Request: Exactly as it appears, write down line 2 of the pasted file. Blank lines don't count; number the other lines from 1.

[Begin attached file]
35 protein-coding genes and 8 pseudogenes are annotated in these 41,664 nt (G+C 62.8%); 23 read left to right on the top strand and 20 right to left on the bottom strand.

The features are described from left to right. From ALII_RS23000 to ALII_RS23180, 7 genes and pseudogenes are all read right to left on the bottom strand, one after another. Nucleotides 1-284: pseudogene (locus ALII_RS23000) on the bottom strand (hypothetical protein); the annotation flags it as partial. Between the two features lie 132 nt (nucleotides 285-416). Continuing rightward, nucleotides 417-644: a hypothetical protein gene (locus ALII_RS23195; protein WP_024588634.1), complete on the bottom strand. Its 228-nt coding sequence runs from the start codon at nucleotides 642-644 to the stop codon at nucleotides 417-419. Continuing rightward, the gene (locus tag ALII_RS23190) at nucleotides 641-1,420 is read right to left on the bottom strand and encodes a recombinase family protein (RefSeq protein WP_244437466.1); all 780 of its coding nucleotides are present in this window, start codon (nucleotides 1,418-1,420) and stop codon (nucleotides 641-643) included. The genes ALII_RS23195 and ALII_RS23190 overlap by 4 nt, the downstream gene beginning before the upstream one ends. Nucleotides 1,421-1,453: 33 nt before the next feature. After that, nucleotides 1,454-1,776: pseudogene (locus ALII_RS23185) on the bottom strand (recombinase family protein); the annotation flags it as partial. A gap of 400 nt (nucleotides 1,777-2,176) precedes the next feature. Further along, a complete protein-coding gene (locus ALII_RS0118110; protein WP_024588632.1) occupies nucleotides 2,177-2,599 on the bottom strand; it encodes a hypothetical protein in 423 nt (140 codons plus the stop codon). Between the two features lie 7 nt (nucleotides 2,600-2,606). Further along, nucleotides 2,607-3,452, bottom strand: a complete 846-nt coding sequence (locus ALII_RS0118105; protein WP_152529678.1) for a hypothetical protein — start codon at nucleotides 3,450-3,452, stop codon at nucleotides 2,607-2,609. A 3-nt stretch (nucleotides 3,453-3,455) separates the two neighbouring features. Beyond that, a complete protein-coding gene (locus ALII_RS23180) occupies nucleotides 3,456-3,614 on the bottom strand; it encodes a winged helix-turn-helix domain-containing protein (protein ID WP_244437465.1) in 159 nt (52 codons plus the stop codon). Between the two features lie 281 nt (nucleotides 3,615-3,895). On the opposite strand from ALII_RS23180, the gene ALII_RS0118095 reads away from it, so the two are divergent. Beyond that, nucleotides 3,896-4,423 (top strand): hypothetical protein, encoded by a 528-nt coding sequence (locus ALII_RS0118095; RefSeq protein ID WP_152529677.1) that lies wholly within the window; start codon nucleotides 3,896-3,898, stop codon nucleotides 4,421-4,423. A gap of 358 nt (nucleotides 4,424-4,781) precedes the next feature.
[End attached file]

The features are described from left to right. From ALII_RS23000 to ALII_RS23180, 7 genes and pseudogenes are all read right to left on the bottom strand, one after another. Nucleotides 1-284: pseudogene (locus ALII_RS23000) on the bottom strand (hypothetical protein); the annotation flags it as partial. Between the two features lie 132 nt (nucleotides 285-416). Continuing rightward, nucleotides 417-644: a hypothetical protein gene (locus ALII_RS23195; protein WP_024588634.1), complete on the bottom strand. Its 228-nt coding sequence runs from the start codon at nucleotides 642-644 to the stop codon at nucleotides 417-419. Continuing rightward, the gene (locus tag ALII_RS23190) at nucleotides 641-1,420 is read right to left on the bottom strand and encodes a recombinase family protein (RefSeq protein WP_244437466.1); all 780 of its coding nucleotides are present in this window, start codon (nucleotides 1,418-1,420) and stop codon (nucleotides 641-643) included. The genes ALII_RS23195 and ALII_RS23190 overlap by 4 nt, the downstream gene beginning before the upstream one ends. Nucleotides 1,421-1,453: 33 nt before the next feature. After that, nucleotides 1,454-1,776: pseudogene (locus ALII_RS23185) on the bottom strand (recombinase family protein); the annotation flags it as partial. A gap of 400 nt (nucleotides 1,777-2,176) precedes the next feature. Further along, a complete protein-coding gene (locus ALII_RS0118110; protein WP_024588632.1) occupies nucleotides 2,177-2,599 on the bottom strand; it encodes a hypothetical protein in 423 nt (140 codons plus the stop codon). Between the two features lie 7 nt (nucleotides 2,600-2,606). Further along, nucleotides 2,607-3,452, bottom strand: a complete 846-nt coding sequence (locus ALII_RS0118105; protein WP_152529678.1) for a hypothetical protein — start codon at nucleotides 3,450-3,452, stop codon at nucleotides 2,607-2,609. A 3-nt stretch (nucleotides 3,453-3,455) separates the two neighbouring features. Beyond that, a complete protein-coding gene (locus ALII_RS23180) occupies nucleotides 3,456-3,614 on the bottom strand; it encodes a winged helix-turn-helix domain-containing protein (protein ID WP_244437465.1) in 159 nt (52 codons plus the stop codon). Between the two features lie 281 nt (nucleotides 3,615-3,895). On the opposite strand from ALII_RS23180, the gene ALII_RS0118095 reads away from it, so the two are divergent. Beyond that, nucleotides 3,896-4,423 (top strand): hypothetical protein, encoded by a 528-nt coding sequence (locus ALII_RS0118095; RefSeq protein ID WP_152529677.1) that lies wholly within the window; start codon nucleotides 3,896-3,898, stop codon nucleotides 4,421-4,423. A gap of 358 nt (nucleotides 4,424-4,781) precedes the next feature.